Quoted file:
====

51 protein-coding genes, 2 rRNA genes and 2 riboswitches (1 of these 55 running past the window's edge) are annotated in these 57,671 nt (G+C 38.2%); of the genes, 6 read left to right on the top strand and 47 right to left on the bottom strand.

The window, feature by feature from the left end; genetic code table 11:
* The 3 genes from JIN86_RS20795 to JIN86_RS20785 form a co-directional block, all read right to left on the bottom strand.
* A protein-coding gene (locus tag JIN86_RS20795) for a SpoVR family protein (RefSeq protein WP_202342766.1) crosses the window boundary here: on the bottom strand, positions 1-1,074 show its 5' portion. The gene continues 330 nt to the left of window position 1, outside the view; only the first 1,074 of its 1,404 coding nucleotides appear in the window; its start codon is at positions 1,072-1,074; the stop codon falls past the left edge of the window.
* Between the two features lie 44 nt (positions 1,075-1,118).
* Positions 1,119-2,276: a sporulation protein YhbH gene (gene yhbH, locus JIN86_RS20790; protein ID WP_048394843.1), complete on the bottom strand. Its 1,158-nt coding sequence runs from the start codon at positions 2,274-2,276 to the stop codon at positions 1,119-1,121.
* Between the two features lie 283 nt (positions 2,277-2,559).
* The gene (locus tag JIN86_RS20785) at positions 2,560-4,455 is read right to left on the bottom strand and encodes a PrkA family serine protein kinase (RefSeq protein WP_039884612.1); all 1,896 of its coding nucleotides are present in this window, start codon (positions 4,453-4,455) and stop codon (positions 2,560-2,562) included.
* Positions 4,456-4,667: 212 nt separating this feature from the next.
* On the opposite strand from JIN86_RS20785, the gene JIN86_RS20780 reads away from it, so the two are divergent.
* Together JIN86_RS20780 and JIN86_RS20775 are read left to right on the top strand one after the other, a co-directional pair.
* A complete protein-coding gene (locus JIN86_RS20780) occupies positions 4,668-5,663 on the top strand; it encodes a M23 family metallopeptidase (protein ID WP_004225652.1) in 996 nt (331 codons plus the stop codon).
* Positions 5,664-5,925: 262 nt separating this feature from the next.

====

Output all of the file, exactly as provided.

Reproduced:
51 protein-coding genes, 2 rRNA genes and 2 riboswitches (1 of these 55 running past the window's edge) are annotated in these 57,671 nt (G+C 38.2%); of the genes, 6 read left to right on the top strand and 47 right to left on the bottom strand.

The window, feature by feature from the left end; genetic code table 11:
* The 3 genes from JIN86_RS20795 to JIN86_RS20785 form a co-directional block, all read right to left on the bottom strand.
* A protein-coding gene (locus tag JIN86_RS20795) for a SpoVR family protein (RefSeq protein WP_202342766.1) crosses the window boundary here: on the bottom strand, positions 1-1,074 show its 5' portion. The gene continues 330 nt to the left of window position 1, outside the view; only the first 1,074 of its 1,404 coding nucleotides appear in the window; its start codon is at positions 1,072-1,074; the stop codon falls past the left edge of the window.
* Between the two features lie 44 nt (positions 1,075-1,118).
* Positions 1,119-2,276: a sporulation protein YhbH gene (gene yhbH, locus JIN86_RS20790; protein ID WP_048394843.1), complete on the bottom strand. Its 1,158-nt coding sequence runs from the start codon at positions 2,274-2,276 to the stop codon at positions 1,119-1,121.
* Between the two features lie 283 nt (positions 2,277-2,559).
* The gene (locus tag JIN86_RS20785) at positions 2,560-4,455 is read right to left on the bottom strand and encodes a PrkA family serine protein kinase (RefSeq protein WP_039884612.1); all 1,896 of its coding nucleotides are present in this window, start codon (positions 4,453-4,455) and stop codon (positions 2,560-2,562) included.
* Positions 4,456-4,667: 212 nt separating this feature from the next.
* On the opposite strand from JIN86_RS20785, the gene JIN86_RS20780 reads away from it, so the two are divergent.
* Together JIN86_RS20780 and JIN86_RS20775 are read left to right on the top strand one after the other, a co-directional pair.
* A complete protein-coding gene (locus JIN86_RS20780) occupies positions 4,668-5,663 on the top strand; it encodes a M23 family metallopeptidase (protein ID WP_004225652.1) in 996 nt (331 codons plus the stop codon).
* Positions 5,664-5,925: 262 nt separating this feature from the next.